The Whatcom Museum is bringing the history and culture of the Pacific Northwest to life with the opening of its new exhibit “People of the Sea and Cedar.” The exhibit opened on July 15 and is located in the Lightcatcher Building of the Whatcom Museum.
“People of the Sea and Cedar” includes many pieces of traditional Lummi and Nooksack crafts, along with short bios and pictures of the artists who created them. From pictures of historical cultural dress, to masterfully carved totems, the museum displays a vast vibrant culture that has endured through the years.
“For a long time, the people of this area were not interested in the culture of the native people who lived here. There was a large hole in our local history that needed to be filled. Exhibits like this can help change that.”
Candace Wellman, exhibit visitor
Mary Jo Maute, education and public program coordinator at the Whatcom Museum, said exhibits like this are important because they help to preserve the culture of native peoples. She said the museum worked with the Lummi Nation and the Nooksack tribe to make sure their cultures were represented properly.
“The tribes are most keen to make sure that we share that the cultures are still very vibrant and living today,” Maute said. “A lot of people think the tribes are just something of the past — that there isn’t any living culture.”
Maute said tribal members stressed the importance of the environment and how their culture and people had thrived in this area for centuries. Maute said the tribes wish to guide people to a better understanding of the environment and more of an appreciation for the ecosystems in the area.
As a part of the opening, Tamara Cooper-Woodrich, a Nooksack storyteller, was on hand to tell legends that had been passed down for generations. She told tales of old lessons and the origin stories of how certain animals came to live on the Nooksack River.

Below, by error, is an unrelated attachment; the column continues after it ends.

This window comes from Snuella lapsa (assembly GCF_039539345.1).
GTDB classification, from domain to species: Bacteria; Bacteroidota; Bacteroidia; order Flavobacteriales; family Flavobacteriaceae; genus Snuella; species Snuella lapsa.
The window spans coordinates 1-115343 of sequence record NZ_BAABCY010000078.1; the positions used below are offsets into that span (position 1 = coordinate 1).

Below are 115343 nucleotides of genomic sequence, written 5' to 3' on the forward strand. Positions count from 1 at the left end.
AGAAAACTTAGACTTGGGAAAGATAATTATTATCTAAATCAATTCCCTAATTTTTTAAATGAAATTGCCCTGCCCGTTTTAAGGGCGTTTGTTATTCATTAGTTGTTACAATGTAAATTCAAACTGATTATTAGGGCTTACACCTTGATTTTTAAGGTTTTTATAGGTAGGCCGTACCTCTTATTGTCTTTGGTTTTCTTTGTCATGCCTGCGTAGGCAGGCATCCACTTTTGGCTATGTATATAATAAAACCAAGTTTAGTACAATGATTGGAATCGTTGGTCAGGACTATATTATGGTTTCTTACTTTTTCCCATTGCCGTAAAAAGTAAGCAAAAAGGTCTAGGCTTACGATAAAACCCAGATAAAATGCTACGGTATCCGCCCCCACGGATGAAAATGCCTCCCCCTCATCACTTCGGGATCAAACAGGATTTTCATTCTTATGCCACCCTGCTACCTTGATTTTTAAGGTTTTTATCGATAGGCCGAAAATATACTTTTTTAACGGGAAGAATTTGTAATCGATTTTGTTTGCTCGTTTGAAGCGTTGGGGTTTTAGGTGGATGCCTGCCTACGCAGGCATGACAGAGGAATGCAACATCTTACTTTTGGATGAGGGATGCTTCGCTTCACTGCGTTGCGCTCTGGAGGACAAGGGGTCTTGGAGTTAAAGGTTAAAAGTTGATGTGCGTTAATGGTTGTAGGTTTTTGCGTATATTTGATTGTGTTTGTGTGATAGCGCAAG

“In the Native American stories, the lore is that everything has a reason to be here,” Cooper-Woodrich said. “So the stories were made and created, and sent down through the centuries, to explain everything.”
Whether it is why the raven is black, or why there are so many mosquitos on the river, the Nooksack people have a story for it.
Candace Wellman, who recently published a book called “Peace Weavers: Uniting the Salish Coast Through Cross-Cultural Marriages,” a compilation of four biographies of some of the women of the Coast Salish tribes, attended the event. Wellman said her book includes stories of women who married county officials, military officers and others who were left out of the history books.
Wellman said, of all of the artifacts and pictures on display, she was most interested in the woven baskets and blankets. She was hopeful that the exhibit might create some exposure for the expertly crafted materials on display.
“For a long time, the people of this area were not interested in the culture of the native people who lived here,” Wellman said “There was a large hole in our local history that needed to be filled. Exhibits like this can help change that.”